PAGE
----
others sang, "John Brown's body lies mouldering in the grave," and their 
voices rang out rich and full. Nearer to the rear were some more tenderly 
inclined who marred the harmony of the occasion by commencing 


^' Fairy Belle, gentle fairy Belle, 
Pride of the valley and lily of the dell." 

Thus the trip from the wharf to the refreshment saloons seemed more like 
a festival than a march. 

The Volunteer Refreshment Saloons were two in number and named the 
Union and the Cooper Shop respectively. They were located so that the 
soldiers could be entertained with the least possible loss of time; the former 
at the corner of Prince and Front Streets covering a space of one hundred 
and fifty by ninety-five feet on land owned by the Philadelphia, Wilming- 
ton and Baltimore Railroad, which refused compensation for its use; the 
latter on Osw^o Street about fifty yards from Washington Avenue. They 
were supported by subscriptions from citizens and governed by a joint com- 
mittee which prevented all friction. Fifteen thousand soldiers were enter- 
tained in a single day. Of the Seventh, 488 men and officers were fed at 
the Union and 487 at the Cooper. 

Upon arrival at these saloons arms were stacked, knapsacks were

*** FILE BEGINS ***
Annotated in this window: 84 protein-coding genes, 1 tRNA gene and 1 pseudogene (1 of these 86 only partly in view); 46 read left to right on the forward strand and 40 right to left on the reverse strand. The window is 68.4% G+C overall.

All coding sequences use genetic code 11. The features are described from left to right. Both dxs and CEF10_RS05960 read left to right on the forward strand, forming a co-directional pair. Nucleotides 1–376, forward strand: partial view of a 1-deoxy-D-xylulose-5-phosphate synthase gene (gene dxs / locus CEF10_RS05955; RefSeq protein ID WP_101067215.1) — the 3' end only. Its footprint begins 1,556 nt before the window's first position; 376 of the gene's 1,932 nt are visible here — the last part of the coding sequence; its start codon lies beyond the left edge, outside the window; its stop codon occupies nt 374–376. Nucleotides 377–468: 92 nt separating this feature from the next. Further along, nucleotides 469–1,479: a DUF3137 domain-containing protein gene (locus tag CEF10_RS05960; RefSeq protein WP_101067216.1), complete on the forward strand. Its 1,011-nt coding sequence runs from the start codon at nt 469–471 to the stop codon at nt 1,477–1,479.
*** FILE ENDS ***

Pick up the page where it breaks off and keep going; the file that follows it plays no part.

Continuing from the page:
unslung, and suitable attention rendered. Long rows of wash baains were 
most welcome objects after long journeys by rail and weary marches 
through dusty streets. Soap there was, too, and snow white towels in 
abundance. Those who were entertained at the Union were then con- 
ducted into a capacious though not very high hall, bearing here and there 
trace© of removed partitions. It was beautifully festooned and appropri- 
ately decorated with mottoes. Five long tables reached well-nigh from end 
to end. They were neatly covered with white cloth and set with plates, tin 
cups, castors, and such other things aa are essential to the comfort of five 
hundred men. At the extreme end of the room were two handsomely laid 
tables for the officers. When the men lined up to their tables they found 
them beautifully spread with nice bread, hot coflFee, cold meats, pickles, 
butter, cheese, and fruit. They were urged to partake, were sympathizingly 
questioned, and cheerfully answered. There was also an annex where a 
sick or wounded soldier could be nursed, and where writing materials with 
postage stamps were issued free. The average expense was about one hun- 
dred dollars for each thousand men. 

When the Rebellion first broke out, though thousands of soldiers were 
passing through Philadelphia, there were no means for providing an im- 
mediate meal for them. In Southwark a number of patriotic ladies erected 
a little street comer saloon whence they issued hot coffee and such other 
refreshments as they could afford. From this humble banning sprang 
the magnificent charities just described. When troops were approaching 


the city their namber was telegraphed, and, upon their arrival at Camden, 
a signal gun was fired so that when they reached the saloons an excellent 
and abundant supply of food was awaiting them. Whatever the hour of 
their coming, at day or at night, the hospitality of Philadelphia was never 
found wanting. 

It was usual for military commands en route for Washington to land